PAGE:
W3C home > Mailing lists > Public > www-tag@w3.org > August 2016

Re: Firefox addin to replace 404 pages with archived pages from wayback machine

From: Melvin Carvalho <melvincarvalho@gmail.com>
Date: Tue, 9 Aug 2016 05:58:26 +0200
Message-ID: <CAKaEYhKxzAFSEh42gz3CuOwRza85Sbw4qfW4Dg9ovcnafWESqA@mail.gmail.com>
To: Noah Mendelsohn <nrm@arcanedomain.com>
Cc: Herbert Van de Sompel <hvdsomp@gmail.com>, "www-tag@w3.org" <www-tag@w3.org>
On 8 August 2016 at 17:02, Noah Mendelsohn <nrm@arcanedomain.com> wrote:

> Just to be clear, I said in my initial post that as long as the addin or
> feature was running at the user's request with clear indication of which
> content is from 404 pages, I don't think there's a violation of Web arch.
>
> My point was that: whether or not deleting pages (I.e. taking URIs that
> were 200 or 3XX and making them 404) is something we discourage on policy
> grounds, it's a supported and important part of Web arch. When I make a
> page 404 I usually have good reasons, and in general I expect users to see
> the page I return with the 404. I believe that's that the pertinent
> specifications call for, and should remain the default behavior of user
> agents.
>

Let's say a user has bookmarked a page for reference.  And that page has
moved, but is yet archived.  I can see value for a user to see the material
that she had seen before, from an archived version.

4xx is indicated to the user agent, and I think that fundamentally in web
arch the user is the ultimate curator of the content presented.


>
> Thank you.
>
> Noah
>
> On 8/5/2016 4:58 PM, Herbert Van de Sompel wrote:
>
>> On Fri, Aug 5, 2016 at 10:23 AM, Noah Mendelsohn <nrm@arcanedomain.com
>> <mailto:nrm@arcanedomain.com>> wrote:
>>
>>     See [1].
>>
>>     I thought this might be of some interest to the TAG. Seems to me that
>>     this is OK insofar as the addin is a modification to a user agent, and
>>     is presumably activated only with the user's consent.
>>
>>     Nonethess, this seems to embody a slightly skewed view of Web
>>     protocols: if I as a URI authority serve a new or updated page, your
>>     browser will do what I intend and show the user that new content. If I
>>     delete a page, the browser will not honor that deletion, but will show
>>     content anyway. This seems to me just a bit of a slippery slope. A 404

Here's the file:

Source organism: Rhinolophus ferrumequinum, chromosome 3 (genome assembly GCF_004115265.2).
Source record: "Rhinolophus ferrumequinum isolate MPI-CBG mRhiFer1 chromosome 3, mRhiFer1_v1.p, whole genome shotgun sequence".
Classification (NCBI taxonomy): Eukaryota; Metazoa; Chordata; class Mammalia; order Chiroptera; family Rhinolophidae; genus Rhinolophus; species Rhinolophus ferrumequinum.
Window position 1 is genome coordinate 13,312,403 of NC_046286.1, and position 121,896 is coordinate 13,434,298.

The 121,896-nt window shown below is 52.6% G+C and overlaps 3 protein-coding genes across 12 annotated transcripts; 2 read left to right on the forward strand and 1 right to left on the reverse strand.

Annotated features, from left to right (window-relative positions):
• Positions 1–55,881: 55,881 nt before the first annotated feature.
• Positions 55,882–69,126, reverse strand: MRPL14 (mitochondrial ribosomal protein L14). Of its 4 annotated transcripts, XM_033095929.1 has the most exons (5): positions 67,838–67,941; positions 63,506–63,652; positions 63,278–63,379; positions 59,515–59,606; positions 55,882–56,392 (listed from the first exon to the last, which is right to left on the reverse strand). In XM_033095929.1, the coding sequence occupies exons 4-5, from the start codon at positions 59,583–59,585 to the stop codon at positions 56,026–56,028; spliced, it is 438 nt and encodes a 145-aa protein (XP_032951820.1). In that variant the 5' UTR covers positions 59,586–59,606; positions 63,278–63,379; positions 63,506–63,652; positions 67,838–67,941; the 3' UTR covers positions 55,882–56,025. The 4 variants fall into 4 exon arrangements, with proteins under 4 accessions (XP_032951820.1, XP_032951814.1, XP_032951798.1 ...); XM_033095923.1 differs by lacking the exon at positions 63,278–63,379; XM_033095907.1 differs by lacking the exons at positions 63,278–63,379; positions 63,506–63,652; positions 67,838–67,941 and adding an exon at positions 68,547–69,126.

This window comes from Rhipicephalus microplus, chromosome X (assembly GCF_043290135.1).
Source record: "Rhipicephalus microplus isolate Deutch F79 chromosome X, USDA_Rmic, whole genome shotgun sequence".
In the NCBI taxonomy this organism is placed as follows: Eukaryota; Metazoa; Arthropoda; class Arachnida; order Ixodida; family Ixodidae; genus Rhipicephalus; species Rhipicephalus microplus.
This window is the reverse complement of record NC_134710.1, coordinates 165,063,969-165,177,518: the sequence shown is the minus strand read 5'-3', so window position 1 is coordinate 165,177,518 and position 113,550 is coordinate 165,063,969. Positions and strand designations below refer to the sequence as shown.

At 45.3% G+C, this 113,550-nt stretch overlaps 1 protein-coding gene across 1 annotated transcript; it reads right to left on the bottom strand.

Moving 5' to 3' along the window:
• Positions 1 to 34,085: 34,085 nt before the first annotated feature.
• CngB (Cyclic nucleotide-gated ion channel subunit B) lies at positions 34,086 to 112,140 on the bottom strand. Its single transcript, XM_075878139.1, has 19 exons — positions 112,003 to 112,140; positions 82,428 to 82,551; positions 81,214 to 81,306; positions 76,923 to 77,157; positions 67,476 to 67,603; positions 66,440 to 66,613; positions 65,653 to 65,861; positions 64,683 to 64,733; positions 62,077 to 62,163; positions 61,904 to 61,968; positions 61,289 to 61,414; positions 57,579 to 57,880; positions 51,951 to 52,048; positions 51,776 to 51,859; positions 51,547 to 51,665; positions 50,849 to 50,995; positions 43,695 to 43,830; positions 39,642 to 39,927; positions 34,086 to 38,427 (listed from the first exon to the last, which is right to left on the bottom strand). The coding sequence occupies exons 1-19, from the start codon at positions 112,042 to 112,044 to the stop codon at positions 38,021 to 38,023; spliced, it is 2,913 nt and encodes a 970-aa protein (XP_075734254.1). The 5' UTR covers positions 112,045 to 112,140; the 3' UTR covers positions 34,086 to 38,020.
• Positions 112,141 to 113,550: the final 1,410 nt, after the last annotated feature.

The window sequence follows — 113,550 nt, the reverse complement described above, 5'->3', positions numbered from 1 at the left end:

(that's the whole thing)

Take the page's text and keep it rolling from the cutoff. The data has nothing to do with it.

>>     is just as meaningful in Web protocols (no such page) as a 200 IMO.
>>
>>
>> The Memento Extension for Chrome (http://bit.ly/memento-for-chrome)
>> handles
>> 404 and much more. It covers archived resources in many web archives, see
>> http://timetravel.mementoweb.org/about/. And its behavior is completely
>> under control of the user because it works by right-clicking links or
>> pages.
>>
>> Right clicking yields a Memento menu with several options:
>> * Get near current date: Retrieves the most recently archived resource,
>> and
>> hence can be used to address 404.
>> * Get near saved date: retrieves an archived resource with archival
>> datetime closest to the date set in a calendar picker
>> * Get near memento-datetime: if the page is itself an archived resource in
>> a web archive, retrieves an archived resource of a linked resource with
>> archival datetime closest to the date expressed in the page's
>> Memento-Datetime header.
>> * Get near page date: retrieves an archived resource with a datetime
>> closest to the page datetime if it is provided in a machine-readable
>> manner
>> * Get near link date: retrieves an archived resource with a datetime
>> closest to date expressed in the data-versiondate link decoration
>> attribute, as defined in http://robustlinks.mementoweb.org/spec/
>>
>> Note that the Memento protocol is not only for web archives. It can also
>> be
>> supported by version control systems, wikis, etc. For example, the W3C
>> wiki
>> and all versions of the W3C specs are accessible using Memento. Using,
>> e.g.
>> Memento for Chrome, one can seamlessly navigate to the version of a wiki
>> page or W3C spec as it was at a certain date. And, of course to versions
>> of
>> linked resources, using right-click as described above. Using the Time
>> Travel API, see http://timetravel.mementoweb.org/guide/api/, one can use
>> a
>> URI of this form to get to a version of a W3C spec as it existed at a
>> given
>> date:
>> http://timetravel.mementoweb.org/memento/20031112/https://ww
>> w.w3.org/TR/webarch/
>>
>> Cheers
>>
>> Herbert
>>
>>
>>
>>
>>     I'm not proposing that the TAG do anything about this or devote
>>     significant time to it right now, just pointing it out in case it's of
>>     interest.
>>
>>     Thank you.
>>
>>     Noah
>>
>>
>>     [1]
>>     http://gadgets.ndtv.com/apps/news/firefox-will-try-to-show-y
>> ou-saved-archive-of-a-page-instead-of-404-error-869482
>>     <http://gadgets.ndtv.com/apps/news/firefox-will-try-to-show-
>> you-saved-archive-of-a-page-instead-of-404-error-869482>
>>
>>
>>
>>
>> --
>> Herbert Van de Sompel
>> Digital Library Research & Prototyping
>> Los Alamos National Laboratory, Research Library
>> http://public.lanl.gov/herbertv/
>> http://orcid.org/0000-0002-0715-6126
>>
>> ==
>>
>
>
Received on Tuesday, 9 August 2016 03:58:54 UTC

This archive was generated by hypermail 2.3.1 : Tuesday, 9 August 2016 03:58:55 UTC